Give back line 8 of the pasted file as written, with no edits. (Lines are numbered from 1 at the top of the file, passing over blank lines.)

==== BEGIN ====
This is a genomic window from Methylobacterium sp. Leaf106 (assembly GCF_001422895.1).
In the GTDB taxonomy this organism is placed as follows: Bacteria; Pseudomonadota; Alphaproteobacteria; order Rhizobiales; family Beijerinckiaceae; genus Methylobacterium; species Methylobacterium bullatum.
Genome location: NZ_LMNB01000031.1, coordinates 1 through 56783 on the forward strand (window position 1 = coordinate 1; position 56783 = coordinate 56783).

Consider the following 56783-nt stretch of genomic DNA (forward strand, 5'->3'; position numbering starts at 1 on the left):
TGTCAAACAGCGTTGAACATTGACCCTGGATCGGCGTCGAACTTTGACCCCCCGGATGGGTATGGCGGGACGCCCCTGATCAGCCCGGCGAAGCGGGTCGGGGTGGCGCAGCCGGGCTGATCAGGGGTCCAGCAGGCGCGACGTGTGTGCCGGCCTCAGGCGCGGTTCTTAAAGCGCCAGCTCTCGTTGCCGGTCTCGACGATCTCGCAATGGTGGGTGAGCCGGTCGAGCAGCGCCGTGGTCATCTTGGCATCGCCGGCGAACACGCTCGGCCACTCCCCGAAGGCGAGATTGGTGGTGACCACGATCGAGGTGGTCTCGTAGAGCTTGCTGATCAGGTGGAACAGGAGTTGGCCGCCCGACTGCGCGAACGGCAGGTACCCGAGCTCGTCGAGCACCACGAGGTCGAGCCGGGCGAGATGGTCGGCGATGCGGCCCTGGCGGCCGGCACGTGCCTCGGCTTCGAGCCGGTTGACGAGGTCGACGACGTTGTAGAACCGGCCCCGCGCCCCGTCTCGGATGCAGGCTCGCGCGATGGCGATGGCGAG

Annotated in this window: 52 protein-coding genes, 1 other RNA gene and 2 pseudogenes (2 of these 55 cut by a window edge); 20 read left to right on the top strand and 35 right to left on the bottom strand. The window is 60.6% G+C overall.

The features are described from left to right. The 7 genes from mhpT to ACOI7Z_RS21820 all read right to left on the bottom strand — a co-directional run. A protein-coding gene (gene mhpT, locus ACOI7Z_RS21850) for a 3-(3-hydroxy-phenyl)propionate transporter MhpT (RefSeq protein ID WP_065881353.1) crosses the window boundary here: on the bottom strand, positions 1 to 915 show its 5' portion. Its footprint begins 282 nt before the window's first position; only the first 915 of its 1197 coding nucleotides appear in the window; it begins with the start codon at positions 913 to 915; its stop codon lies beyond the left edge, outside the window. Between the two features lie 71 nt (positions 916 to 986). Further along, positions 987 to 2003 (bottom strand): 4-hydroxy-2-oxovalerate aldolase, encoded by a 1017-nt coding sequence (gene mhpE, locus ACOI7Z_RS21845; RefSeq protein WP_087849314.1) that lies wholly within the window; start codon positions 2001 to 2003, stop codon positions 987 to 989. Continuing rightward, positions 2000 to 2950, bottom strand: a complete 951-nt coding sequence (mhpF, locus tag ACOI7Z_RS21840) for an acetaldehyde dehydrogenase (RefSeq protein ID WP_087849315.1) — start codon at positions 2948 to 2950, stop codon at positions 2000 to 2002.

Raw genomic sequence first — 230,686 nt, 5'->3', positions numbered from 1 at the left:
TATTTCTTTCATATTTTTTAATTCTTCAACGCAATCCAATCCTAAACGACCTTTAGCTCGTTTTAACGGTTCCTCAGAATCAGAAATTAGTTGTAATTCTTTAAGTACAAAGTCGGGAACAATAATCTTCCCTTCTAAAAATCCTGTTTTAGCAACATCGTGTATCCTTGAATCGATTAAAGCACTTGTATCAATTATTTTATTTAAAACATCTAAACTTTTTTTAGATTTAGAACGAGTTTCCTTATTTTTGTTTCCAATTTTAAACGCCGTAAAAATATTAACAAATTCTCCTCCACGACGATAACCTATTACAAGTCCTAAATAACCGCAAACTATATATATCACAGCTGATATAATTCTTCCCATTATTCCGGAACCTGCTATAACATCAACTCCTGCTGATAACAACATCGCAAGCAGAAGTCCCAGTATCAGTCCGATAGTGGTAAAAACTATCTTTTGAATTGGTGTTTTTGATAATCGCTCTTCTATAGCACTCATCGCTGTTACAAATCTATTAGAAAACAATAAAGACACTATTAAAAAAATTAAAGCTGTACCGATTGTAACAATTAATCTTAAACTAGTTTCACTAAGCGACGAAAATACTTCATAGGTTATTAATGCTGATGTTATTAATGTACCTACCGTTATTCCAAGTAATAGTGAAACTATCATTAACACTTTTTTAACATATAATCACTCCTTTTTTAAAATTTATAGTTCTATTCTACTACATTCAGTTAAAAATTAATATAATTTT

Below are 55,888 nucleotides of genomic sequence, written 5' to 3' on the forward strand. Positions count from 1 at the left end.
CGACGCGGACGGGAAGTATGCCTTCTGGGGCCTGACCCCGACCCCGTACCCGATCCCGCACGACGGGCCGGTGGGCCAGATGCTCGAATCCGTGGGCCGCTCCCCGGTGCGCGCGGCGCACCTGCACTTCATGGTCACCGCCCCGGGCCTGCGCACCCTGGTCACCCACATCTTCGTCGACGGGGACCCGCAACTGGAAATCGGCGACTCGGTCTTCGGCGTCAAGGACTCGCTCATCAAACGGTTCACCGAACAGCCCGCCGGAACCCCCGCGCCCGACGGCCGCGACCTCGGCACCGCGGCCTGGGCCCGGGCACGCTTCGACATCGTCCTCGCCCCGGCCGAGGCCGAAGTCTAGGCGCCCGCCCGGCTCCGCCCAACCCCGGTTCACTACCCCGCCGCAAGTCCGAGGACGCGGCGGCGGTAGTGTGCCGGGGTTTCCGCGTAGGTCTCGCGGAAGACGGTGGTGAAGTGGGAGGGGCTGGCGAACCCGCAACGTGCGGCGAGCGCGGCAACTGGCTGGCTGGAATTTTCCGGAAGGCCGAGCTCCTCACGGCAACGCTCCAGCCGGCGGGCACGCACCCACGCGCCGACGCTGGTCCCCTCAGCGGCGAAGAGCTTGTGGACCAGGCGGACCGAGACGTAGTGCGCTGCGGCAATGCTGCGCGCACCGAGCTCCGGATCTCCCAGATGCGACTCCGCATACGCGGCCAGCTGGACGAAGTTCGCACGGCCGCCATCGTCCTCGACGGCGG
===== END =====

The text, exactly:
Raw genomic sequence first — 230,686 nt, 5'->3', positions numbered from 1 at the left: